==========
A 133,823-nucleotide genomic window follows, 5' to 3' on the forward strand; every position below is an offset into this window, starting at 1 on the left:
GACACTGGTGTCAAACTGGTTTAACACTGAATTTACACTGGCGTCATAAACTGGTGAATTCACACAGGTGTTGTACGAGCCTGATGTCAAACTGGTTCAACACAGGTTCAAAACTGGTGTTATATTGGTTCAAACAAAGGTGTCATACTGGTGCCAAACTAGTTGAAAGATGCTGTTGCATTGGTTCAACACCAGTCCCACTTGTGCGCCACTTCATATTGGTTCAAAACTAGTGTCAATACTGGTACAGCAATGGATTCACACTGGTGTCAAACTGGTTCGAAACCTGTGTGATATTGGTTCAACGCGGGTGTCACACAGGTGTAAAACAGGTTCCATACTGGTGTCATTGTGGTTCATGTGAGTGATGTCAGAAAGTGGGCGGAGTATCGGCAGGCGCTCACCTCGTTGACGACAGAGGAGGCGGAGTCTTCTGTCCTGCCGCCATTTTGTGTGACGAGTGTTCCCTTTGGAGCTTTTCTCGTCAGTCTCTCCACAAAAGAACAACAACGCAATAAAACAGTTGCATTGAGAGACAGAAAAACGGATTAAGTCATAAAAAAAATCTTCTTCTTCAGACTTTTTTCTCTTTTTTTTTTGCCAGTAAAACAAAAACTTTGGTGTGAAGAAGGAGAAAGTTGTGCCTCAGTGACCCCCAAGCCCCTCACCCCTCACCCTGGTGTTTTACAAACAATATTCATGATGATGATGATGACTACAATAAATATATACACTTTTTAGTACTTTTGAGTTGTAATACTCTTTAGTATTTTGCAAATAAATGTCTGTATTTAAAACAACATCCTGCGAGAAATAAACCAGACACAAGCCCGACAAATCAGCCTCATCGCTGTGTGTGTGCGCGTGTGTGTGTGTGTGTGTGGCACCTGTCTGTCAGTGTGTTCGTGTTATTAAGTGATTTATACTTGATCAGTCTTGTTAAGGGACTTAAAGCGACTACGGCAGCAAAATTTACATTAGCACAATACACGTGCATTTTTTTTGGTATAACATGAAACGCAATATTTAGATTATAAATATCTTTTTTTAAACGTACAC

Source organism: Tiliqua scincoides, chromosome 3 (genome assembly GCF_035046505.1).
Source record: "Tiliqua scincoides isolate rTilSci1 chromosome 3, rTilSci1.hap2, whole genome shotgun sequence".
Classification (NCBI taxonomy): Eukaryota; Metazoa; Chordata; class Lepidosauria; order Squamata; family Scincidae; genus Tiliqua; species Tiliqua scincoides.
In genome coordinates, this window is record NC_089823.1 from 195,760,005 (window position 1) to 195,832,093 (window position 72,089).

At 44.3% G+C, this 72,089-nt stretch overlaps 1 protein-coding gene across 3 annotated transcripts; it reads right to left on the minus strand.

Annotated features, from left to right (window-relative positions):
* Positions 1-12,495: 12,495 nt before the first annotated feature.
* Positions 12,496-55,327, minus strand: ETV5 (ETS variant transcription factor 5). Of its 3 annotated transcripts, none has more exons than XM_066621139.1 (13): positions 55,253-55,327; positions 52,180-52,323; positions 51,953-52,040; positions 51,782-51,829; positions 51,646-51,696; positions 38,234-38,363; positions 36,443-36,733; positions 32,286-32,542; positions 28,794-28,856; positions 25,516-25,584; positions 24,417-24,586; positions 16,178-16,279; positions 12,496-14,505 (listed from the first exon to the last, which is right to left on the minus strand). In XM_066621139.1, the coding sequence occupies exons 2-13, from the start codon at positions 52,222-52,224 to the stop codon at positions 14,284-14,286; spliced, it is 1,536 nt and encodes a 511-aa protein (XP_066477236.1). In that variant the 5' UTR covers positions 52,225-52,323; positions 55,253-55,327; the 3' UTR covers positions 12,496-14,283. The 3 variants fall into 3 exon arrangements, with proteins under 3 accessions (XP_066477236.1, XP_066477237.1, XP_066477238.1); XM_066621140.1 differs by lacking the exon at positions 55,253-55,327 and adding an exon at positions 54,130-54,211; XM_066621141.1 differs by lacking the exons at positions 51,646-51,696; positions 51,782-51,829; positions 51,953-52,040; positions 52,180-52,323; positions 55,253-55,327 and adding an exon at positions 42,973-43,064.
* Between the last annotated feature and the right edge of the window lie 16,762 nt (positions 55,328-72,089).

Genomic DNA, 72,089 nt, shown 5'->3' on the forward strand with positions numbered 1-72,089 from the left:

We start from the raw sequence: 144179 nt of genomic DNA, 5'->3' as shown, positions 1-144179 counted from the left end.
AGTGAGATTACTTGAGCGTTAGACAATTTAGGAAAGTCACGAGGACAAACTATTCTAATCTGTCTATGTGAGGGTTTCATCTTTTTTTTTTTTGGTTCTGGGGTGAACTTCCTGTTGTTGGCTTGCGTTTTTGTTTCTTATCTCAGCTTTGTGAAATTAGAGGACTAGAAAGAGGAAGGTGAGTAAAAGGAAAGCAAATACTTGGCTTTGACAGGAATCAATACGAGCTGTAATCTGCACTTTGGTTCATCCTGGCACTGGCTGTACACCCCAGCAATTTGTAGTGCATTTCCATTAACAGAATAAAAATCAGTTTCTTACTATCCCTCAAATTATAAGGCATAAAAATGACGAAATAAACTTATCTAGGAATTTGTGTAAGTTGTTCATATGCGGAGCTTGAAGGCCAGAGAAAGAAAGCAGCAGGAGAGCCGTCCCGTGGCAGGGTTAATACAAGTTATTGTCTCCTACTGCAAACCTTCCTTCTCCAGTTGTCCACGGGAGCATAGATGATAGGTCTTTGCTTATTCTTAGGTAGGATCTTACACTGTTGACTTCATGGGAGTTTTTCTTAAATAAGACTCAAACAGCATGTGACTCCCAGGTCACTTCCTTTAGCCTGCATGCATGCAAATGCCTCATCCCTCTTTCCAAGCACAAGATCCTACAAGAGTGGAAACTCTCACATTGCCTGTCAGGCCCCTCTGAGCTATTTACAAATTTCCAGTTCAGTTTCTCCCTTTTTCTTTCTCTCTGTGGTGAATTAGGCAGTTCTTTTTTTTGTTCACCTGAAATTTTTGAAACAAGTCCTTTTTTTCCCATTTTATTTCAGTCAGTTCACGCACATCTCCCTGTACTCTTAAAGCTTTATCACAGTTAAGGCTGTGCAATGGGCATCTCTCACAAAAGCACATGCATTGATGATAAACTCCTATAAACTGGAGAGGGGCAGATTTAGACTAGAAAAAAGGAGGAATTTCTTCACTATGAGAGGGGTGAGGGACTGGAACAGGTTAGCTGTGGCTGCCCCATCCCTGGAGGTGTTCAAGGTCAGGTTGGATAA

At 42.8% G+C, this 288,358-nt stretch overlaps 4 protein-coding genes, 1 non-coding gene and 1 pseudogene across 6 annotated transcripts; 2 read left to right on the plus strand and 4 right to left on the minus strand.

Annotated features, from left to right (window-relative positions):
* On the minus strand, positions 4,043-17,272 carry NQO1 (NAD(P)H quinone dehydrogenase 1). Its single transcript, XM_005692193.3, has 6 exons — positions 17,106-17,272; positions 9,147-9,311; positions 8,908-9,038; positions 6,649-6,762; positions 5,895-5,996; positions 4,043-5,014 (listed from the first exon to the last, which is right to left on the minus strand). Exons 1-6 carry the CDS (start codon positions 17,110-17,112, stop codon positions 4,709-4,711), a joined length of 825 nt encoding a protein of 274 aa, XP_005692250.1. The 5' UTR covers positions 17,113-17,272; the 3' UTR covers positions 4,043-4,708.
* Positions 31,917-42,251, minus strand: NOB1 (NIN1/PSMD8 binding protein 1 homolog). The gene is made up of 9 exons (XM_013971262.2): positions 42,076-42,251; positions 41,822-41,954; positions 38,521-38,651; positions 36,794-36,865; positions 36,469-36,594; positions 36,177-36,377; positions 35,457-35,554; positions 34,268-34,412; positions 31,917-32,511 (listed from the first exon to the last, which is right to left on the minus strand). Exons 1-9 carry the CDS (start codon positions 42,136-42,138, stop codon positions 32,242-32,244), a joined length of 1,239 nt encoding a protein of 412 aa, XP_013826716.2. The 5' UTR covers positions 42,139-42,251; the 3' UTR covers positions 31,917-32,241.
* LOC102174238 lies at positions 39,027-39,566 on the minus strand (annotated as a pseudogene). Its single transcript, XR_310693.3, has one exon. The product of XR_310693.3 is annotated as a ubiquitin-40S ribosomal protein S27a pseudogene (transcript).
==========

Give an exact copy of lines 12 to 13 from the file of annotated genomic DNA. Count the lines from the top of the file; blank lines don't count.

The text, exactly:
Genomic DNA, 72,089 nt, shown 5'->3' on the forward strand with positions numbered 1-72,089 from the left:

We start from the raw sequence: 144179 nt of genomic DNA, 5'->3' as shown, positions 1-144179 counted from the left end.